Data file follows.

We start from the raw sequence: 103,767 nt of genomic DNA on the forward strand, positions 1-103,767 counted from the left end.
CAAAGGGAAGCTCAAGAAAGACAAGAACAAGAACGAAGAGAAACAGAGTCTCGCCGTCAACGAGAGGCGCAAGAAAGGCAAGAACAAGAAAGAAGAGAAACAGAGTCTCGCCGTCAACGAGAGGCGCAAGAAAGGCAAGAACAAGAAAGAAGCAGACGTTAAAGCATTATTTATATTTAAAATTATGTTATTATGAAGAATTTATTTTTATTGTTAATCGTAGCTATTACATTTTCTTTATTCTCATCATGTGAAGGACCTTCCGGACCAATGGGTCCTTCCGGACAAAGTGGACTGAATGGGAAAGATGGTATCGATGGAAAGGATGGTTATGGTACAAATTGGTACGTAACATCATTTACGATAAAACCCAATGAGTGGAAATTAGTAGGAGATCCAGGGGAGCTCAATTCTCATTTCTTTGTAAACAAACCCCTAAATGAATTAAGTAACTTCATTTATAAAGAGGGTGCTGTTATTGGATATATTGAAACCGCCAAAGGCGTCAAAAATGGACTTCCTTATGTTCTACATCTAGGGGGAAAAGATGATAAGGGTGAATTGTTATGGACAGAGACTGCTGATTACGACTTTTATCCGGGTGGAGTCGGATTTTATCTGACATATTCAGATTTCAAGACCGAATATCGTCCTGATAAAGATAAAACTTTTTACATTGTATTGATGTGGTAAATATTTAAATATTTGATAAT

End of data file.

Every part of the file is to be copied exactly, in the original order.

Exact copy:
We start from the raw sequence: 103,767 nt of genomic DNA on the forward strand, positions 1-103,767 counted from the left end.
CAAAGGGAAGCTCAAGAAAGACAAGAACAAGAACGAAGAGAAACAGAGTCTCGCCGTCAACGAGAGGCGCAAGAAAGGCAAGAACAAGAAAGAAGAGAAACAGAGTCTCGCCGTCAACGAGAGGCGCAAGAAAGGCAAGAACAAGAAAGAAGCAGACGTTAAAGCATTATTTATATTTAAAATTATGTTATTATGAAGAATTTATTTTTATTGTTAATCGTAGCTATTACATTTTCTTTATTCTCATCATGTGAAGGACCTTCCGGACCAATGGGTCCTTCCGGACAAAGTGGACTGAATGGGAAAGATGGTATCGATGGAAAGGATGGTTATGGTACAAATTGGTACGTAACATCATTTACGATAAAACCCAATGAGTGGAAATTAGTAGGAGATCCAGGGGAGCTCAATTCTCATTTCTTTGTAAACAAACCCCTAAATGAATTAAGTAACTTCATTTATAAAGAGGGTGCTGTTATTGGATATATTGAAACCGCCAAAGGCGTCAAAAATGGACTTCCTTATGTTCTACATCTAGGGGGAAAAGATGATAAGGGTGAATTGTTATGGACAGAGACTGCTGATTACGACTTTTATCCGGGTGGAGTCGGATTTTATCTGACATATTCAGATTTCAAGACCGAATATCGTCCTGATAAAGATAAAACTTTTTACATTGTATTGATGTGGTAAATATTTAAATATTTGATAAT